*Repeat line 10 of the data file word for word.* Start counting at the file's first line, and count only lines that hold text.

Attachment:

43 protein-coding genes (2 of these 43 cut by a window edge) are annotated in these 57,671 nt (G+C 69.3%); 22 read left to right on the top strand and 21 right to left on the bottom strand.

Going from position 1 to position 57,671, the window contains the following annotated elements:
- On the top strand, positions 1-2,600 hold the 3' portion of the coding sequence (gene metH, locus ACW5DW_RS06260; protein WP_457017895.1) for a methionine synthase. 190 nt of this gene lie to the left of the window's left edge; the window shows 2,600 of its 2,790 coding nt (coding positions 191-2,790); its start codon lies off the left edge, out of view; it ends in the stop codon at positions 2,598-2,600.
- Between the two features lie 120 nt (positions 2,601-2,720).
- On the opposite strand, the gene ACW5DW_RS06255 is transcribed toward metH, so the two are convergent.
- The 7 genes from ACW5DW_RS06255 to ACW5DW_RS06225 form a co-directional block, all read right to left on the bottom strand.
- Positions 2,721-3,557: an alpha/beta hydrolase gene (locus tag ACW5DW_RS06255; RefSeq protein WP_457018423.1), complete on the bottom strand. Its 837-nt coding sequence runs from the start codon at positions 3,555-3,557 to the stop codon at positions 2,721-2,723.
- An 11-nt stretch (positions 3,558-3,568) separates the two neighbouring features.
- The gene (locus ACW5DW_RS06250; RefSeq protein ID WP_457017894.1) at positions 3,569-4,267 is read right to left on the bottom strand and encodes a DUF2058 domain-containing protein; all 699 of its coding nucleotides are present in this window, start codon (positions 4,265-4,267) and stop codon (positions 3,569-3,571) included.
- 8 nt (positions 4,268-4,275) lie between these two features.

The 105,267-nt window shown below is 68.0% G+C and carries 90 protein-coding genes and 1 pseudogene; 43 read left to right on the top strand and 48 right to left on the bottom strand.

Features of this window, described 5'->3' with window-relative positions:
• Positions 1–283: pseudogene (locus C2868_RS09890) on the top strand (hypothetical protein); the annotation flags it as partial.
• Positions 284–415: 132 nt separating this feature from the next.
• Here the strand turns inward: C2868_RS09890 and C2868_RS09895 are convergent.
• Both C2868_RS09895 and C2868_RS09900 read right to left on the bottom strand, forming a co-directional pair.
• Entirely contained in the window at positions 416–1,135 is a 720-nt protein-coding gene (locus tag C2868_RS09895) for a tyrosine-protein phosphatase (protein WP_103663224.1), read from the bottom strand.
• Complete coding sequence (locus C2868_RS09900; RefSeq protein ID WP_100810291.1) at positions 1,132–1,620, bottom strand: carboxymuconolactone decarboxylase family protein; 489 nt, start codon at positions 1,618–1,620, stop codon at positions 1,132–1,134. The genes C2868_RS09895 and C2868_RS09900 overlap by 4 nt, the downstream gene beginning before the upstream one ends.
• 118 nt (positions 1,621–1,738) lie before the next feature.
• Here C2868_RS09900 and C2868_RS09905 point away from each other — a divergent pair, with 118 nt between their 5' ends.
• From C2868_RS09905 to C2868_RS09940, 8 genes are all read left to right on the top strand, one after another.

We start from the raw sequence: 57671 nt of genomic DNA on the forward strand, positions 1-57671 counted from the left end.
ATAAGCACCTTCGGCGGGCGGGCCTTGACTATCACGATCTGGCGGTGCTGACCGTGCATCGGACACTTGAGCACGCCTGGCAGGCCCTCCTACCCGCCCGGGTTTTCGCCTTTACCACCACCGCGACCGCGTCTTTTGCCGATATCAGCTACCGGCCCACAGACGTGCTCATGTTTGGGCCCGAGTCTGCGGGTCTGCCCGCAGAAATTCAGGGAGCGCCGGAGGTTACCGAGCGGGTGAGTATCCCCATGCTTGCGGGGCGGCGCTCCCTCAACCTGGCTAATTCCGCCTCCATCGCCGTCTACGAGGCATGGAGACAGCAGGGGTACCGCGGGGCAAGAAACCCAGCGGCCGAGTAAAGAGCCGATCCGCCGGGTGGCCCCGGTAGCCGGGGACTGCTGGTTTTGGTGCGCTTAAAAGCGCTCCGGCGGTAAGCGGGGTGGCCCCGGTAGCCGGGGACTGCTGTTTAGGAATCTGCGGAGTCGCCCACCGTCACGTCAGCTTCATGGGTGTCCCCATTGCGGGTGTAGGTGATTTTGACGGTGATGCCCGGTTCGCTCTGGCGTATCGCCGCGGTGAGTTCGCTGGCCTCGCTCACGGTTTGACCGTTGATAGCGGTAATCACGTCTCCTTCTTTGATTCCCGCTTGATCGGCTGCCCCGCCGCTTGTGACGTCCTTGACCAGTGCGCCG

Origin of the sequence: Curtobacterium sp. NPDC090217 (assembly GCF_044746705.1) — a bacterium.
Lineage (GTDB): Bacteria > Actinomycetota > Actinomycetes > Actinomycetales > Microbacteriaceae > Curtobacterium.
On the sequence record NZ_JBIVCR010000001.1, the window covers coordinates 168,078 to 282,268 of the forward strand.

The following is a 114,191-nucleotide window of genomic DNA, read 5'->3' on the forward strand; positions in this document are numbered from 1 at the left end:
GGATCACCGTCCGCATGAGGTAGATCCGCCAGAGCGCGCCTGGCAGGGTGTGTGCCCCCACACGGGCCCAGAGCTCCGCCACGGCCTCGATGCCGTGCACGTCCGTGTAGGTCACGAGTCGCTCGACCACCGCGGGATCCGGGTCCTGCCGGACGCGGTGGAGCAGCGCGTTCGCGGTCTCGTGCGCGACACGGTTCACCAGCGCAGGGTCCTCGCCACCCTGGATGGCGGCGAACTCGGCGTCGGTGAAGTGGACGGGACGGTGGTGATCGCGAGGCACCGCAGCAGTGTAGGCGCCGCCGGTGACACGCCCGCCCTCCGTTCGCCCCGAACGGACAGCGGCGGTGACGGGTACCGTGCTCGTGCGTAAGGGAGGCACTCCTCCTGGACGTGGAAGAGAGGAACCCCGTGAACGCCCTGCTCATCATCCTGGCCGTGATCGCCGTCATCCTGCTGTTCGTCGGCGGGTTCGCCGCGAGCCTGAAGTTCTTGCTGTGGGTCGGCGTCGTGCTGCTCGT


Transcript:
- 8 nt (positions 4,268-4,275) lie between these two features.